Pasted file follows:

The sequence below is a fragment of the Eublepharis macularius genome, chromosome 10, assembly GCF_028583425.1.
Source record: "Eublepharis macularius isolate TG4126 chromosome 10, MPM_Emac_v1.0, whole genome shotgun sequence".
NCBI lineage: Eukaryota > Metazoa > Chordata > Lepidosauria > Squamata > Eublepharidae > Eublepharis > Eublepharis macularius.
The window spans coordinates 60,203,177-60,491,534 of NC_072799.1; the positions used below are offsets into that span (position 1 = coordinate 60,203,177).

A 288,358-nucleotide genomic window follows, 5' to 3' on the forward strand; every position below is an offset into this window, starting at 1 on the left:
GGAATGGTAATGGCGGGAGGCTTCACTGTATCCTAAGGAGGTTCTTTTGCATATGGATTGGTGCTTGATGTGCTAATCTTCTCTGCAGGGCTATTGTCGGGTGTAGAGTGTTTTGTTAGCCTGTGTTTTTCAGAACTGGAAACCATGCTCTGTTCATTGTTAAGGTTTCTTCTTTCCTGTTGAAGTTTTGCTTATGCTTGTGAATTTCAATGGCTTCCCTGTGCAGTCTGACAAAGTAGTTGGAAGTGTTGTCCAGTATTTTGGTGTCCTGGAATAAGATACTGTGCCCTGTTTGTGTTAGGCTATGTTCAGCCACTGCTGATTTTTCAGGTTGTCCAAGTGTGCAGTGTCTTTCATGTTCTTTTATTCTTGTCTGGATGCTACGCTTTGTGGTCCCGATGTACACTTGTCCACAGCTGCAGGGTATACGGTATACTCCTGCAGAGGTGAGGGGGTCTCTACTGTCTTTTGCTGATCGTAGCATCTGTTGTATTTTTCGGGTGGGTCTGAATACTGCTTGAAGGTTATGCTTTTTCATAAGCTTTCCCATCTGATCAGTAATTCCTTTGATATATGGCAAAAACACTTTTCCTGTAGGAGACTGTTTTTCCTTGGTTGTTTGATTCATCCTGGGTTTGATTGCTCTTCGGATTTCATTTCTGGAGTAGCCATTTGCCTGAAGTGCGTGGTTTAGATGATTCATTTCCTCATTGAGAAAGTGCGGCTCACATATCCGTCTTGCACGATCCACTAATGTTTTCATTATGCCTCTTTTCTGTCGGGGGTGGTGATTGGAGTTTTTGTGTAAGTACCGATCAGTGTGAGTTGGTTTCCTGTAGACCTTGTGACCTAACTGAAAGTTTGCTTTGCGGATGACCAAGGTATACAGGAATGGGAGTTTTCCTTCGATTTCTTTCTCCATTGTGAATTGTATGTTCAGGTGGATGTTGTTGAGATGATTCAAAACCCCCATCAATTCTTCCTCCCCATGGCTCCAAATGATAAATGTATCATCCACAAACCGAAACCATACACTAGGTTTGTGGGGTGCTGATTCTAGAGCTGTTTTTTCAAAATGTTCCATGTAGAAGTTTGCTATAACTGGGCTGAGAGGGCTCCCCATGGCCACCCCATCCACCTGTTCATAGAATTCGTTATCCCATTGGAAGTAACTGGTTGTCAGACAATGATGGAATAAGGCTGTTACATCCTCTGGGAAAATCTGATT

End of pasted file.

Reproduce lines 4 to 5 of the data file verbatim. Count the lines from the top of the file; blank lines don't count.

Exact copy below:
The window spans coordinates 60,203,177-60,491,534 of NC_072799.1; the positions used below are offsets into that span (position 1 = coordinate 60,203,177).

A 288,358-nucleotide genomic window follows, 5' to 3' on the forward strand; every position below is an offset into this window, starting at 1 on the left: